Employers Can Minimize Hiring Discrimination with a Blind Application Process


Companies often take extensive measures to avoid litigation, particularly with respect to employment issues. In particular, as the number of employment discrimination claims continues to rise, employers should be on their guard from the very beginning of the hiring process and remain vigilant in implementing measures to minimize potential claims.

Discrimination in the hiring process occurs when an employer selects a candidate based on criteria other than the applicant's qualifications. It is illegal for an employer to discriminate against a job applicant because of his or her race, color, religion, sex (including pregnancy), national origin, age (40 or older), disability or genetic information. Employers may not ask prospective hires any questions related to legally protected characteristics, including — but not limited to — race, age, sexual orientation, religion and marital status.

One way of reducing potential claims of hiring discrimination is with an online application process that does not ask for protected-class information. This "blind" application process allows employers to pre-screen applicants without any knowledge of a person's race, age or other protected characteristics. As a result, employers can avoid personal interaction with candidates in the beginning stages of the hiring process and restrict potential discrimination claims to those candidates who receive an interview. Employers must ensure, however, that the application website complies with accessibility guidelines and that exceptions are made for those candidates requiring reasonable accommodations.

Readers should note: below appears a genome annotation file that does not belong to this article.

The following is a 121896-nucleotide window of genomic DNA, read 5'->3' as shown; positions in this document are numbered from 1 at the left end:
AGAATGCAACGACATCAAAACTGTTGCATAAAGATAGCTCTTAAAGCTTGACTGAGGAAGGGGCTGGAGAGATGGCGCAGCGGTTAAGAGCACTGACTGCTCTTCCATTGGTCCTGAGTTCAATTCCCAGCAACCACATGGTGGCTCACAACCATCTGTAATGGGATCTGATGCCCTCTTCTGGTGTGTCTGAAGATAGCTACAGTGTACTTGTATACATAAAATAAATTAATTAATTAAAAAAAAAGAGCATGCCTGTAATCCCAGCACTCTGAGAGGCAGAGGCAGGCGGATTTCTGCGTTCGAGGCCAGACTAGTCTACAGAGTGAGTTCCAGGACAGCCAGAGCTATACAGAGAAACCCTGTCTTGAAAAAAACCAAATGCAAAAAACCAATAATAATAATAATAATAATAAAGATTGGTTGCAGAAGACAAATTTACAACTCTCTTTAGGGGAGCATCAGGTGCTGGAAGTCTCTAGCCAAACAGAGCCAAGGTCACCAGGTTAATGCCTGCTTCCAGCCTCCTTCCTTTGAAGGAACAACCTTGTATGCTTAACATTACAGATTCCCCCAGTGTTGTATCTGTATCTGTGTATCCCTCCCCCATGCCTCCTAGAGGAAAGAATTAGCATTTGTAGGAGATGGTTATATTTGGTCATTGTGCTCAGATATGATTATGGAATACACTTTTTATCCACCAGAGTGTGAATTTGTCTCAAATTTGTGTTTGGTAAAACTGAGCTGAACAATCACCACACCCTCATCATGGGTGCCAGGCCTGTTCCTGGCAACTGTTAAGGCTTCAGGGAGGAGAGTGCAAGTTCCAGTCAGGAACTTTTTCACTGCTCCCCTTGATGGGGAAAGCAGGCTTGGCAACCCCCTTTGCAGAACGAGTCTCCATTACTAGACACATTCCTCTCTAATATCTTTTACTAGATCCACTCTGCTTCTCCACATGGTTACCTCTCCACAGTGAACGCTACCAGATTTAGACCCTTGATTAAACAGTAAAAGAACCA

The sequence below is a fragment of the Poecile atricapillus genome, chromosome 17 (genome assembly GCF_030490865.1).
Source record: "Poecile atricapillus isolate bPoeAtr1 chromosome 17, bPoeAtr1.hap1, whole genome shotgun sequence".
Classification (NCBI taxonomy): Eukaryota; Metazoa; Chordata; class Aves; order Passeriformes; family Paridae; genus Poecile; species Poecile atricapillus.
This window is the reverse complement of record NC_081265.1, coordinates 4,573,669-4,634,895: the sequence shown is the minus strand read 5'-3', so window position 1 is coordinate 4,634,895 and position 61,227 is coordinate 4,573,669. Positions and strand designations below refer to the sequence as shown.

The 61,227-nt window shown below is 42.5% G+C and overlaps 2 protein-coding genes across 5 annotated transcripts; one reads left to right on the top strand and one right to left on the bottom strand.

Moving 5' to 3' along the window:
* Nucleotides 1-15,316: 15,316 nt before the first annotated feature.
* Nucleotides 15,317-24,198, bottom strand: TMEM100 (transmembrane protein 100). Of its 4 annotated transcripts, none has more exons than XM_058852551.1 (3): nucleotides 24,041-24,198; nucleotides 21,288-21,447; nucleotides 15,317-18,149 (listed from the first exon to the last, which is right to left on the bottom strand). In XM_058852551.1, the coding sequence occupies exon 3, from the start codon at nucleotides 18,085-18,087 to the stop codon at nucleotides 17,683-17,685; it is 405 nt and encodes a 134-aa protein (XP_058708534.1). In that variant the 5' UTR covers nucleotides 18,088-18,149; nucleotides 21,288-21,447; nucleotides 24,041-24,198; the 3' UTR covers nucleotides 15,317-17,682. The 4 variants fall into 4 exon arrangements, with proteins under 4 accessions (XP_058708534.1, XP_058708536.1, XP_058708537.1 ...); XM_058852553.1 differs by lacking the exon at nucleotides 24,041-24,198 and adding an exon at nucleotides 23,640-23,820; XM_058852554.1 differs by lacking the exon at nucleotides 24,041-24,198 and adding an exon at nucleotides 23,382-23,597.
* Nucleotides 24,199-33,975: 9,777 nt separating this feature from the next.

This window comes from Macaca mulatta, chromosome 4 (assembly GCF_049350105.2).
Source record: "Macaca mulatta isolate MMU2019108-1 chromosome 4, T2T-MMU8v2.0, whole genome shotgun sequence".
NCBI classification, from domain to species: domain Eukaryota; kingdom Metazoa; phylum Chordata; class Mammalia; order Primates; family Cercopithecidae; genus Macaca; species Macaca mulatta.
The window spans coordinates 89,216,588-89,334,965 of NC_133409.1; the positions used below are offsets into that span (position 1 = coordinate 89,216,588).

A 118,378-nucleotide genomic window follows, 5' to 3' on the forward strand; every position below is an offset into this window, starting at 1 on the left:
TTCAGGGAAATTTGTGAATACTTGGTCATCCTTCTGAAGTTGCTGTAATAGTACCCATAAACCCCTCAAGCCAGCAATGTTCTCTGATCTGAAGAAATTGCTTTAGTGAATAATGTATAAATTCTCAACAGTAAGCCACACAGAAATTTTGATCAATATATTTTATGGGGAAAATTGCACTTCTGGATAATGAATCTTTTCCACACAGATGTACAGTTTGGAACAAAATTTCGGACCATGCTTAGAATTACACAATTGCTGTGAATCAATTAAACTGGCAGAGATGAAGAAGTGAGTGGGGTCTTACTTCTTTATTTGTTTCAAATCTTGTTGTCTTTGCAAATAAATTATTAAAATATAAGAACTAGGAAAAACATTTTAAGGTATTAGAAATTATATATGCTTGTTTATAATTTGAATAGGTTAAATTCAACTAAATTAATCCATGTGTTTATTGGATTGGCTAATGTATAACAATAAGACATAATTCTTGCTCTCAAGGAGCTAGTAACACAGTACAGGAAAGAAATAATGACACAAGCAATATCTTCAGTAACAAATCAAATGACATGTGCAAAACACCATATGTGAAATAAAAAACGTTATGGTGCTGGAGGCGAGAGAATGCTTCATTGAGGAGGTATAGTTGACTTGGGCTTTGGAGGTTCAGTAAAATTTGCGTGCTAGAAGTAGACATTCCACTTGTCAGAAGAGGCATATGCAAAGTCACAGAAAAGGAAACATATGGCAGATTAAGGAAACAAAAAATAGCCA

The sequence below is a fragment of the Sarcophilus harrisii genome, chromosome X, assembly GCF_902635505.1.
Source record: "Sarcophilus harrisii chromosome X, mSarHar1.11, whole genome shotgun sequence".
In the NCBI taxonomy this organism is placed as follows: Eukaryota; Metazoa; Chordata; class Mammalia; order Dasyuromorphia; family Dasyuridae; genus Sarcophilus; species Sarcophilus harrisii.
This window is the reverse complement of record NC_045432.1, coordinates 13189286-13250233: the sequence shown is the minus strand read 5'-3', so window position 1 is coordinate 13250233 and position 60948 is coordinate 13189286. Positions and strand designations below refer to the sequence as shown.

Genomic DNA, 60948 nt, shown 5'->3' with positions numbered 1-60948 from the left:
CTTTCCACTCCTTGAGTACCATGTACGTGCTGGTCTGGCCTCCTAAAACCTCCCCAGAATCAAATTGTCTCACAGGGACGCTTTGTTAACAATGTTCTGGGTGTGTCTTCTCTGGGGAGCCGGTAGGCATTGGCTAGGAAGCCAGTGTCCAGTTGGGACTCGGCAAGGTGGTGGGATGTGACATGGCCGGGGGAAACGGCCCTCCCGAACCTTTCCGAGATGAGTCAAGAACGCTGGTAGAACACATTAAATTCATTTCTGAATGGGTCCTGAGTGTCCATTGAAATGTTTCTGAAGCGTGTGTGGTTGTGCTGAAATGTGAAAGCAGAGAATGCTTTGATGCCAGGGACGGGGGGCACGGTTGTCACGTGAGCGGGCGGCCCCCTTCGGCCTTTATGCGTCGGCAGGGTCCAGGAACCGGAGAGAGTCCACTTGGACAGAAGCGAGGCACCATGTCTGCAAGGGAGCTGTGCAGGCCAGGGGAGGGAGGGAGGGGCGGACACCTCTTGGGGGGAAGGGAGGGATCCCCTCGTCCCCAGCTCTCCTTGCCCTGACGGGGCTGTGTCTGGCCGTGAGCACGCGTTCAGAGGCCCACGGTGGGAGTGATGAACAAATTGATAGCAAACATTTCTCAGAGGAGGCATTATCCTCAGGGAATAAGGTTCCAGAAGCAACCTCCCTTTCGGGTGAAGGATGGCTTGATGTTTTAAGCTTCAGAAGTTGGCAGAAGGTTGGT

Employers can also reduce discrimination claims by using the following techniques to keep the hiring process as blind as possible:

  • Use screening software to scan for pertinent experience, education and/or training.
  • Carefully review applications to ensure no discriminatory, irrelevant or nonessential information is requested;
  • Instruct applicants to remove all personal information — such as birth dates and graduation dates — from their resumes and applications; and
  • Have someone outside the actual hiring process review all applications for completion and make initial interview availability calls.

Clearly, the application process can stay blind only so long; once an applicant is selected for an interview certain protected characteristics — such as sex, race, etc. — will be obvious. But uniform use of a blind application process provides a significant benefit in that it treats all candidates fairly and helps employers choose the most qualified person for the position.

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DISCLAIMER: Because of the generality of this update, the information provided herein may not be applicable in all situations and should not be acted upon without specific legal advice based on particular situations.

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